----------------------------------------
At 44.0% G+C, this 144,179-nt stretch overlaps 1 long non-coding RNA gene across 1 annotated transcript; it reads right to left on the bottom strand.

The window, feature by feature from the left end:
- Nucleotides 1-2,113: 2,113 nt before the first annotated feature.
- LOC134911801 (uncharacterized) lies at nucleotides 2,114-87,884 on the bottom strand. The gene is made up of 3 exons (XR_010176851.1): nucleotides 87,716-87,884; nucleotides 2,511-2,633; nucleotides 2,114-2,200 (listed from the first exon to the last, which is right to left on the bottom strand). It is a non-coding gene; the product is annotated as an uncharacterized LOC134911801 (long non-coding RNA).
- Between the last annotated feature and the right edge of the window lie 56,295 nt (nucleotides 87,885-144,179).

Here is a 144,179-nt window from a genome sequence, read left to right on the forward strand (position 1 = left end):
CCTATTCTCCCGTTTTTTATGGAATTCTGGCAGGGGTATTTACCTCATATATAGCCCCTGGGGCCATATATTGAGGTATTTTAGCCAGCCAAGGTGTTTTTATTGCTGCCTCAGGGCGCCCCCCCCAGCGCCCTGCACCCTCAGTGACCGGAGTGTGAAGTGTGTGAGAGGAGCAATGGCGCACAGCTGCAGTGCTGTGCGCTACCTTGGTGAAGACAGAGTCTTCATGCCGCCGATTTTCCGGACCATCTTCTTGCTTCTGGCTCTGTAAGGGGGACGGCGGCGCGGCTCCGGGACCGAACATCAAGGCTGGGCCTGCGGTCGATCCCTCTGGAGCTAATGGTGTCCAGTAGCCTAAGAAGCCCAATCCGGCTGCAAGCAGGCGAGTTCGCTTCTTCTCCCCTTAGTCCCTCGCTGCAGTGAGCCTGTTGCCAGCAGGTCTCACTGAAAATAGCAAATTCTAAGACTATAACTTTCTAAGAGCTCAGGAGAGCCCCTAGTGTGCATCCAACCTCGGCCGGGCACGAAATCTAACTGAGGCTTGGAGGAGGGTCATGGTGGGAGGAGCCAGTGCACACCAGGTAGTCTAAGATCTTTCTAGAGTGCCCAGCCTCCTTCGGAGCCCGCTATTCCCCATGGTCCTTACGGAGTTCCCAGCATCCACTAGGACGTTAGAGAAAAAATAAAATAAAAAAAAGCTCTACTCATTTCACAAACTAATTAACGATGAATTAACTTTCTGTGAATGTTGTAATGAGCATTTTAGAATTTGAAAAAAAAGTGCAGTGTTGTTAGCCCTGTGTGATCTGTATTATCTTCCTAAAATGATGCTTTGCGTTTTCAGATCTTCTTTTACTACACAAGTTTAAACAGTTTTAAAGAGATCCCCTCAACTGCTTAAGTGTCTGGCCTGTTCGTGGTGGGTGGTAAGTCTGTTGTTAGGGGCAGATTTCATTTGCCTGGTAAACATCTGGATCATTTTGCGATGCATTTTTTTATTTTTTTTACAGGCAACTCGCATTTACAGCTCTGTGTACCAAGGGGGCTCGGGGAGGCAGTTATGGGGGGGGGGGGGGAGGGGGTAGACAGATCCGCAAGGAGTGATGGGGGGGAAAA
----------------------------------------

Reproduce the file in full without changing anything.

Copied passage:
At 44.0% G+C, this 144,179-nt stretch overlaps 1 long non-coding RNA gene across 1 annotated transcript; it reads right to left on the bottom strand.

The window, feature by feature from the left end:
- Nucleotides 1-2,113: 2,113 nt before the first annotated feature.
- LOC134911801 (uncharacterized) lies at nucleotides 2,114-87,884 on the bottom strand. The gene is made up of 3 exons (XR_010176851.1): nucleotides 87,716-87,884; nucleotides 2,511-2,633; nucleotides 2,114-2,200 (listed from the first exon to the last, which is right to left on the bottom strand). It is a non-coding gene; the product is annotated as an uncharacterized LOC134911801 (long non-coding RNA).
- Between the last annotated feature and the right edge of the window lie 56,295 nt (nucleotides 87,885-144,179).

Here is a 144,179-nt window from a genome sequence, read left to right on the forward strand (position 1 = left end):
CCTATTCTCCCGTTTTTTATGGAATTCTGGCAGGGGTATTTACCTCATATATAGCCCCTGGGGCCATATATTGAGGTATTTTAGCCAGCCAAGGTGTTTTTATTGCTGCCTCAGGGCGCCCCCCCCAGCGCCCTGCACCCTCAGTGACCGGAGTGTGAAGTGTGTGAGAGGAGCAATGGCGCACAGCTGCAGTGCTGTGCGCTACCTTGGTGAAGACAGAGTCTTCATGCCGCCGATTTTCCGGACCATCTTCTTGCTTCTGGCTCTGTAAGGGGGACGGCGGCGCGGCTCCGGGACCGAACATCAAGGCTGGGCCTGCGGTCGATCCCTCTGGAGCTAATGGTGTCCAGTAGCCTAAGAAGCCCAATCCGGCTGCAAGCAGGCGAGTTCGCTTCTTCTCCCCTTAGTCCCTCGCTGCAGTGAGCCTGTTGCCAGCAGGTCTCACTGAAAATAGCAAATTCTAAGACTATAACTTTCTAAGAGCTCAGGAGAGCCCCTAGTGTGCATCCAACCTCGGCCGGGCACGAAATCTAACTGAGGCTTGGAGGAGGGTCATGGTGGGAGGAGCCAGTGCACACCAGGTAGTCTAAGATCTTTCTAGAGTGCCCAGCCTCCTTCGGAGCCCGCTATTCCCCATGGTCCTTACGGAGTTCCCAGCATCCACTAGGACGTTAGAGAAAAAATAAAATAAAAAAAAGCTCTACTCATTTCACAAACTAATTAACGATGAATTAACTTTCTGTGAATGTTGTAATGAGCATTTTAGAATTTGAAAAAAAAGTGCAGTGTTGTTAGCCCTGTGTGATCTGTATTATCTTCCTAAAATGATGCTTTGCGTTTTCAGATCTTCTTTTACTACACAAGTTTAAACAGTTTTAAAGAGATCCCCTCAACTGCTTAAGTGTCTGGCCTGTTCGTGGTGGGTGGTAAGTCTGTTGTTAGGGGCAGATTTCATTTGCCTGGTAAACATCTGGATCATTTTGCGATGCATTTTTTTATTTTTTTTACAGGCAACTCGCATTTACAGCTCTGTGTACCAAGGGGGCTCGGGGAGGCAGTTATGGGGGGGGGGGGGGAGGGGGTAGACAGATCCGCAAGGAGTGATGGGGGGGAAAA